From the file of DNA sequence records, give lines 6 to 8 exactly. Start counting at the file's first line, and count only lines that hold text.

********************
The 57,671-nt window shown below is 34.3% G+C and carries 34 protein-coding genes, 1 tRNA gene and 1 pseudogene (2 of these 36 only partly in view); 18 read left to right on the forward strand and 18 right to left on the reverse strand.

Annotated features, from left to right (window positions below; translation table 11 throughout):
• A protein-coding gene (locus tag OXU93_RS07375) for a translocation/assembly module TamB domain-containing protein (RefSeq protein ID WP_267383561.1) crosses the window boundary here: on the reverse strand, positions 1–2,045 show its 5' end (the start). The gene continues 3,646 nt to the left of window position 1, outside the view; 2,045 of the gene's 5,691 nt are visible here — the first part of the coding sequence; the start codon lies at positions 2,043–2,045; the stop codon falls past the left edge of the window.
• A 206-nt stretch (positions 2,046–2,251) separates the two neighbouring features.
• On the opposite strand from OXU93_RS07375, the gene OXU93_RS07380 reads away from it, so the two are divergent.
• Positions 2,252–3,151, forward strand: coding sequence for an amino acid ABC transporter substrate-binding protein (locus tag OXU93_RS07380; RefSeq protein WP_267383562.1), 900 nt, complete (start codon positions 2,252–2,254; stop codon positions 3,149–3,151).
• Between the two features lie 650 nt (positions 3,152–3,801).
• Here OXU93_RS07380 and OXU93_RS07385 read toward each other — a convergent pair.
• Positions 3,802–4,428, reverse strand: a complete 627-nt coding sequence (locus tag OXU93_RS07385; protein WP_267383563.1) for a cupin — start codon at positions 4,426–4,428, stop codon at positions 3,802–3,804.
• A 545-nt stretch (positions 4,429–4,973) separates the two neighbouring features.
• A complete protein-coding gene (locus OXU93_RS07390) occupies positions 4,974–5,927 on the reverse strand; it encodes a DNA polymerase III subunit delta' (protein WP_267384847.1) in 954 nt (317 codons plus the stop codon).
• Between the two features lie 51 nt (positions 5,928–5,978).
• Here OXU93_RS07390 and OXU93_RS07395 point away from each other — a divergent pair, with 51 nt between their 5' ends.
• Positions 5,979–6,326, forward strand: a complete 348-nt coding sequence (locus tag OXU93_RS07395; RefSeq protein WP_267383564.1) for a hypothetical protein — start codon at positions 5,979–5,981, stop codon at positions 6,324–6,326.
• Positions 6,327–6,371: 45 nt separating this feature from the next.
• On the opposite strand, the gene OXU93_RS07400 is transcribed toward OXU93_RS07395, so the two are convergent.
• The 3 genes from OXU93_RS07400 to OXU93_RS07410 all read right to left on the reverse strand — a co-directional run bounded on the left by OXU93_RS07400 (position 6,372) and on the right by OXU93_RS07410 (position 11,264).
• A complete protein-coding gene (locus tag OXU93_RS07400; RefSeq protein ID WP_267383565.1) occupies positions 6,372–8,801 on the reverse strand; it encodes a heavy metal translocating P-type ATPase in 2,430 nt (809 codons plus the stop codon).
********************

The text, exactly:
• Positions 2,252–3,151, forward strand: coding sequence for an amino acid ABC transporter substrate-binding protein (locus tag OXU93_RS07380; RefSeq protein WP_267383562.1), 900 nt, complete (start codon positions 2,252–2,254; stop codon positions 3,149–3,151).
• Between the two features lie 650 nt (positions 3,152–3,801).
• Here OXU93_RS07380 and OXU93_RS07385 read toward each other — a convergent pair.